Earlier tonight, we passed along word on the NHL owners’ rather … bold opening CBA proposals. While it’s important to note that this could be a classic example of starting off negotiations with sky-high asking prices, it’s still fascinating to find out these details (even if it makes many of us shiver with lockout fear). The New York Post’s Larry Brooks passes along another interesting detail: owners also want to get rid of signing bonuses and keep salaries uniform throughout a given contract.
Post has learned proposal would eliminate signing bonuses and mandate same salary in each season with 5-yr term limit.
The five points we discussed earlier already displayed varying degrees of absurd, yet eliminating signing bonuses is up there in the “hubris” category. Uniform salaries isn’t quite as crazy (especially considering the wacky disparity displayed in many cap-circumventing contracts), but it might just be the most direct example of owners essentially protecting them from themselves.
(Brooks also points out that the salary cap floor would be closer to the ceiling than it is under current circumstances, which might be the strangest provision without knowing the full context of the proposed salary cap.)
Again, many have pointed out that this first offer shouldn’t be taken too seriously. It’s almost like the Christmas wish list of a naive child; owners basically want a pony, a Playstation 3, their own Ferris Wheel, a full set of action figures and a lifetime supply of pudding.
For those of us trying to avoid lockout nightmares tonight, we just hope that they narrow their list down to some more realistic “gifts.” Asking to get rid of signing bonuses probably ranks in the “pony” category, although for a group that includes some billionaires, perhaps nothing seems too extravagant.
It was a scary sight.
Carlo Colaiacovo fell to his hands and knees after taking a cross-check to the throat from Predators forward Viktor Arvidsson (above).
Arvidsson received a five-minute major and a game misconduct, while Colaiacovo suffered a dented trachea on the play.
After the game, both Dan Bylsma and Peter Laviolette agreed that there was no malicious intent on Arvidsson’s part.
“I don’t think there was intent there to maliciously cross-check,” Bylsma said. “They kind of lose the puck, turn and his stick is right at that level and delivers a blow. When you look at it, it’s a pretty stiff cross-check to Carlo’s neck.”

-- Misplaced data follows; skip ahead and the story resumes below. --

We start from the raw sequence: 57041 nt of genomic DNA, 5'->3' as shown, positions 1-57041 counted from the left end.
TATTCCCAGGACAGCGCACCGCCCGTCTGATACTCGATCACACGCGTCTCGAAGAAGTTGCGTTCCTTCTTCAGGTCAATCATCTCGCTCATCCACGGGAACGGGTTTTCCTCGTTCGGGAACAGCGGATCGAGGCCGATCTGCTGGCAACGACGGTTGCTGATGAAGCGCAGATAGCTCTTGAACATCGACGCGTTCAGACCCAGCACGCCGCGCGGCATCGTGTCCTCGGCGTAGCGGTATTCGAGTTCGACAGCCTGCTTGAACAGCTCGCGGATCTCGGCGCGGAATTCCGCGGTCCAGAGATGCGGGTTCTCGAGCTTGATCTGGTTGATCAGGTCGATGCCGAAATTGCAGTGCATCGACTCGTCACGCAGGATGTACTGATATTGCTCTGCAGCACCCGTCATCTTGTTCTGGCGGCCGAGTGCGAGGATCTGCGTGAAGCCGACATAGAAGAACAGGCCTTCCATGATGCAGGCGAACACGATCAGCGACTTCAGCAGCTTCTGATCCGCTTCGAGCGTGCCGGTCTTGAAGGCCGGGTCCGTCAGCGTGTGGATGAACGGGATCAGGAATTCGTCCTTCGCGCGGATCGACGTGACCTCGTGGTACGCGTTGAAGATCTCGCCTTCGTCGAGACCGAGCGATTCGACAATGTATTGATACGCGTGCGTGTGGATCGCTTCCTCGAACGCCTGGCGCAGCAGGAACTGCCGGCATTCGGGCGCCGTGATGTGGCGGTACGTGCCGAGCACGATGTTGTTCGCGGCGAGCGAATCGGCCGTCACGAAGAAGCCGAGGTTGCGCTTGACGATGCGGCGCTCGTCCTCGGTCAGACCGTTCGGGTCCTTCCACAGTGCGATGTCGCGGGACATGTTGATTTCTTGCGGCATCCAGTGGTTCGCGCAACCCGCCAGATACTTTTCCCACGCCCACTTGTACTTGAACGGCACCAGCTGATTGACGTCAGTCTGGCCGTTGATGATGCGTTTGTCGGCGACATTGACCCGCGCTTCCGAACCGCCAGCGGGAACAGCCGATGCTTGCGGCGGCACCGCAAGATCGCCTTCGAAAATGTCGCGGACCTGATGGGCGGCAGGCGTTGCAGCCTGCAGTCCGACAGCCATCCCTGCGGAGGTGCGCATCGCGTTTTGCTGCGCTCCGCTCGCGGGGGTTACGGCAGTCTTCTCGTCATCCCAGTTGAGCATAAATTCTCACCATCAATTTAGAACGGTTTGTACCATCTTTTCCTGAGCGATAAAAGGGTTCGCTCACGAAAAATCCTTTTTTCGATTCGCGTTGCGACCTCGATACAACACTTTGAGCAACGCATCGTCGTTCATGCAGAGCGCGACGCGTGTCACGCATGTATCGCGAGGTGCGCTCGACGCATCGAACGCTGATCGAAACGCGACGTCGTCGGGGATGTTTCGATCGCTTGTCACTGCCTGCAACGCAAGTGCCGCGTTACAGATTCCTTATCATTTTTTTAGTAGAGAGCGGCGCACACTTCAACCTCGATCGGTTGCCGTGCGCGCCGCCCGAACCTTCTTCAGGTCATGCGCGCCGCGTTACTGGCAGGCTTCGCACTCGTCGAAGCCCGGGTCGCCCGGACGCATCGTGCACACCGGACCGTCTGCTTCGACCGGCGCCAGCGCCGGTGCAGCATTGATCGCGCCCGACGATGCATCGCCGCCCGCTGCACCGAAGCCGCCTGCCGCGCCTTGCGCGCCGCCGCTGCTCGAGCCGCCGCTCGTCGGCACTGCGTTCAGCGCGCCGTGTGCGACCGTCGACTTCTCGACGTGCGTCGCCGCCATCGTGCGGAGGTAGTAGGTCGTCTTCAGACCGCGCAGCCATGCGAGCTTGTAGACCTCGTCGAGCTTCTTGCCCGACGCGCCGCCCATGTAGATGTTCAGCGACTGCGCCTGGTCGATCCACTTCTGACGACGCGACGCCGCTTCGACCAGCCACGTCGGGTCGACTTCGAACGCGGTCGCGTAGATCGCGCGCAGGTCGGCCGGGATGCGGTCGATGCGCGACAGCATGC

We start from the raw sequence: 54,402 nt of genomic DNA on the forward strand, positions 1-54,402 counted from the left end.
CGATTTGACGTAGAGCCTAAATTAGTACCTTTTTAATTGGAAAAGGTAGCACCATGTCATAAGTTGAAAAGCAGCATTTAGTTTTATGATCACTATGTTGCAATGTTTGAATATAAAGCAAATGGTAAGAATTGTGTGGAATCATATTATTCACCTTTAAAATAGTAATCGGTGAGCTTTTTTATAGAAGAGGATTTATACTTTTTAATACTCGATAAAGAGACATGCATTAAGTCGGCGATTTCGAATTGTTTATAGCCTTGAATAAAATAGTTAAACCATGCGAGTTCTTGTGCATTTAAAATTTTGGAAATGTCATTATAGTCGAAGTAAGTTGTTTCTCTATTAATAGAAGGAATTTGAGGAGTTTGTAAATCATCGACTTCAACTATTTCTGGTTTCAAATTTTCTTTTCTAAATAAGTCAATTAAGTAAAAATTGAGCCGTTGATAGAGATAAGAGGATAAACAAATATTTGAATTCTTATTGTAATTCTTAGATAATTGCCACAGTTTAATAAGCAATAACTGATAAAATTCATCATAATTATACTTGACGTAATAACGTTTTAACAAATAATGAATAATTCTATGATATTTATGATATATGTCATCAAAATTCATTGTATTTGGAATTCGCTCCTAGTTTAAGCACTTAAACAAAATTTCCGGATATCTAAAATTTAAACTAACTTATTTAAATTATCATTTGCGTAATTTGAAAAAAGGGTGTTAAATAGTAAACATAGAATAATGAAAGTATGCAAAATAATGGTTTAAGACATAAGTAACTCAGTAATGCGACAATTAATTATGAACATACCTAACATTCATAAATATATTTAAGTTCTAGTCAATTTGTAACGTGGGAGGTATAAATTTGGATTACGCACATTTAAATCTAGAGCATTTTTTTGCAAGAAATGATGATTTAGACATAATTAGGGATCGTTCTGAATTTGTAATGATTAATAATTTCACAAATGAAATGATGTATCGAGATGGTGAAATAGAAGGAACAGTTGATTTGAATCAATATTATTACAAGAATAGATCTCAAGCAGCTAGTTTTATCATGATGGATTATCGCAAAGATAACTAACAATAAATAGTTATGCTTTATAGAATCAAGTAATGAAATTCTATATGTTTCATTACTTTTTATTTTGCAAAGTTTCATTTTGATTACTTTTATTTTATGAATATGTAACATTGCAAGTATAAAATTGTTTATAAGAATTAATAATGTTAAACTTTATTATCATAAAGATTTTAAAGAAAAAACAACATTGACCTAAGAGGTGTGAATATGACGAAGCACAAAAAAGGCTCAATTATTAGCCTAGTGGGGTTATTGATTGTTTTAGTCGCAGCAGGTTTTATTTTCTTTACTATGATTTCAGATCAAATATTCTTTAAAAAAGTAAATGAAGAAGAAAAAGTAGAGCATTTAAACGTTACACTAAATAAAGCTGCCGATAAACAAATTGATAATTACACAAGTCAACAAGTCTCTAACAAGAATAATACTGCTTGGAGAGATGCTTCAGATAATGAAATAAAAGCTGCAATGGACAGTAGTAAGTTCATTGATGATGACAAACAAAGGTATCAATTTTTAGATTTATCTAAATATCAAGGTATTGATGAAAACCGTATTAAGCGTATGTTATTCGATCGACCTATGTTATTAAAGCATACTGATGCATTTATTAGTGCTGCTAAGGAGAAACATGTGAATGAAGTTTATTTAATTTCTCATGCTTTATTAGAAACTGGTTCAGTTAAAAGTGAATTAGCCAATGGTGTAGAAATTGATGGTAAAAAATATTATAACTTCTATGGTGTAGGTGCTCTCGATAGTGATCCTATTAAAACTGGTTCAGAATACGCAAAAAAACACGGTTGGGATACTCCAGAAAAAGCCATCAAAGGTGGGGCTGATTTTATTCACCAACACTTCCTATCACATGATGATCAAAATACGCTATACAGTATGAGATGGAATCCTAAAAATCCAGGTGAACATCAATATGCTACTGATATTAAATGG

“It was tough for Arvidsson,” said Laviolette. “I don’t think he had any bad intentions. He just ran into somebody and the stick got caught a little bit high, but just a tough turn of events.”
The Sabres defenseman left the game and was treated at a nearby hospital, but there is some good news to report.
According to the Buffalo News, Colaiacovo was released from hospital and he was able to travel to Detroit with his teammates.
It’s unclear how long he’ll be out.
There’s been a lot of movement between Montreal and Saint John’s lately and that continued on Sunday.
This time, it’s forward Daniel Carr who’ll be getting a stint with the big club.
Carr has no prior NHL experience.
The 24-year-old spent four years at Union College before joining the Canadiens organization as an undrafted free agent.
In his first season as a pro, Carr scored 24 goals (led the team) and 39 points in 76 AHL games with the Hamilton Bulldogs in 2014-15.
This year, Carr has seven goals and 15 points in 20 games.
Montreal is without forwards Torrey Mitchell, Brendan Gallagher and Alexander Semin.
Brian Campbell doesn’t score as many points as he used to, but he came up with a huge goal against the Red Wings on Sunday afternoon.
With the game tied, 1-1, in overtime, Campbell skated into the slot and beat Petr Mrazek with a perfect wrister to end the game.
It was also a pretty nice passing play between Jussi Jokinen, Jonathan Huberdeau and Campbell.
Dylan Larkin opened the scoring in the second period before Reilly Smith leveled the score with just over five minutes remaining.
The Wings have blown a lead in three straight games.
Detroit was up 2-0 and 3-2 in their last game, against Edmonton, before they finally closed the game out with an overtime goal by Niklas Kronwall.
They weren’t so fortunate against the Bruins on Wednesday, as they lost 3-2 in OT after leading 2-1 with under two minutes remaining in regulation.
This was the first meeting of the season between Detroit and Florida, but they’ll see each other three times between Feb. 4 and Mar. 19.
You can’t blame Mike Babcock for siding with the relatively unknown when the other option is Jonathan Bernier, a goalie who’s 0-8-1 so far in 2015-16.
With that in mind, meet Garret Sparks, the Toronto Maple Leafs’ expected starter for Monday’s game against the Edmonton Oilers.
Sparks was a seventh-round pick (190th overall) in 2011, a guy who was off to a great start in the AHL. That much wasn’t lost on Babcock.
Let’s face it, though; this is as much about the Leafs’ other two goalies as it is about Sparks (whose name inspired a very obscure reference in this post’s headline).
In Bernier’s case, there’s an “enough’s enough” feel:
Meanwhile, James Reimer‘s not quite healthy enough to play yet, so the window of opportunity is open for Sparks … a little bit.
Sparks will get a chance to make an impression, even if it’s just a small one.